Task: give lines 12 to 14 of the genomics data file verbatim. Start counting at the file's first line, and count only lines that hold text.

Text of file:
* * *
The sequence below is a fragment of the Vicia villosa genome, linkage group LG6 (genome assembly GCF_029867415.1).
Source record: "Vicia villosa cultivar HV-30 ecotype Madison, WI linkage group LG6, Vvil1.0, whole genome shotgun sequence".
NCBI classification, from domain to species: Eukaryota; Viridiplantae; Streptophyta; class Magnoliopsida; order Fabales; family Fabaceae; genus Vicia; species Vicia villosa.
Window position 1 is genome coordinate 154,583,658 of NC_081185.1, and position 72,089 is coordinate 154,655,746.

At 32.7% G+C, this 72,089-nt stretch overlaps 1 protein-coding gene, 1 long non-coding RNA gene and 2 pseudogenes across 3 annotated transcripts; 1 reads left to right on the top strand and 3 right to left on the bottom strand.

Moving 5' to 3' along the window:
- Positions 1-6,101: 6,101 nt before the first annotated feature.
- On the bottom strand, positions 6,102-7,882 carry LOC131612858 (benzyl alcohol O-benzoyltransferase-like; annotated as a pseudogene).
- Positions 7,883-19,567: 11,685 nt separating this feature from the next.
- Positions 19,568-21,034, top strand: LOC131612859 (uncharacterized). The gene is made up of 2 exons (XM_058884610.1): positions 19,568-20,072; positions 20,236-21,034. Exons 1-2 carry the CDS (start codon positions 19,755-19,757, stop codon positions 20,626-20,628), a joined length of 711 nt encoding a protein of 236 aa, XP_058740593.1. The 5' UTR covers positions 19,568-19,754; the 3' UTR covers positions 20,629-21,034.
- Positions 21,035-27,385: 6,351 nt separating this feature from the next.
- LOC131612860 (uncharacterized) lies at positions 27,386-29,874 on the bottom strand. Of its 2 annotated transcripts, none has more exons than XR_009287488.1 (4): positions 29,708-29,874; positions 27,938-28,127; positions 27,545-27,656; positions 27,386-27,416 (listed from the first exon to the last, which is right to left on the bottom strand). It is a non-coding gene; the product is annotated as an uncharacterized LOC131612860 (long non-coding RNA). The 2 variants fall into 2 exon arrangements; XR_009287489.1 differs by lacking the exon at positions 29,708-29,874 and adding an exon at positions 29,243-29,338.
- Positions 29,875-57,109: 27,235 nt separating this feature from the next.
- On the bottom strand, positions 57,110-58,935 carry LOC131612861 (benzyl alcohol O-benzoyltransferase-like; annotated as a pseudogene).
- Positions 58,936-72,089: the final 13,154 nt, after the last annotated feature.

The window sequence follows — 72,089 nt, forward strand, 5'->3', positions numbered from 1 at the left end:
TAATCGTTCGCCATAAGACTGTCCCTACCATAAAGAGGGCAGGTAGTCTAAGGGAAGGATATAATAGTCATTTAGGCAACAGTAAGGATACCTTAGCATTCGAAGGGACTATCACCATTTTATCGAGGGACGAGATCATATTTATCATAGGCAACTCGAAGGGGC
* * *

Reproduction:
- LOC131612860 (uncharacterized) lies at positions 27,386-29,874 on the bottom strand. Of its 2 annotated transcripts, none has more exons than XR_009287488.1 (4): positions 29,708-29,874; positions 27,938-28,127; positions 27,545-27,656; positions 27,386-27,416 (listed from the first exon to the last, which is right to left on the bottom strand). It is a non-coding gene; the product is annotated as an uncharacterized LOC131612860 (long non-coding RNA). The 2 variants fall into 2 exon arrangements; XR_009287489.1 differs by lacking the exon at positions 29,708-29,874 and adding an exon at positions 29,243-29,338.
- Positions 29,875-57,109: 27,235 nt separating this feature from the next.
- On the bottom strand, positions 57,110-58,935 carry LOC131612861 (benzyl alcohol O-benzoyltransferase-like; annotated as a pseudogene).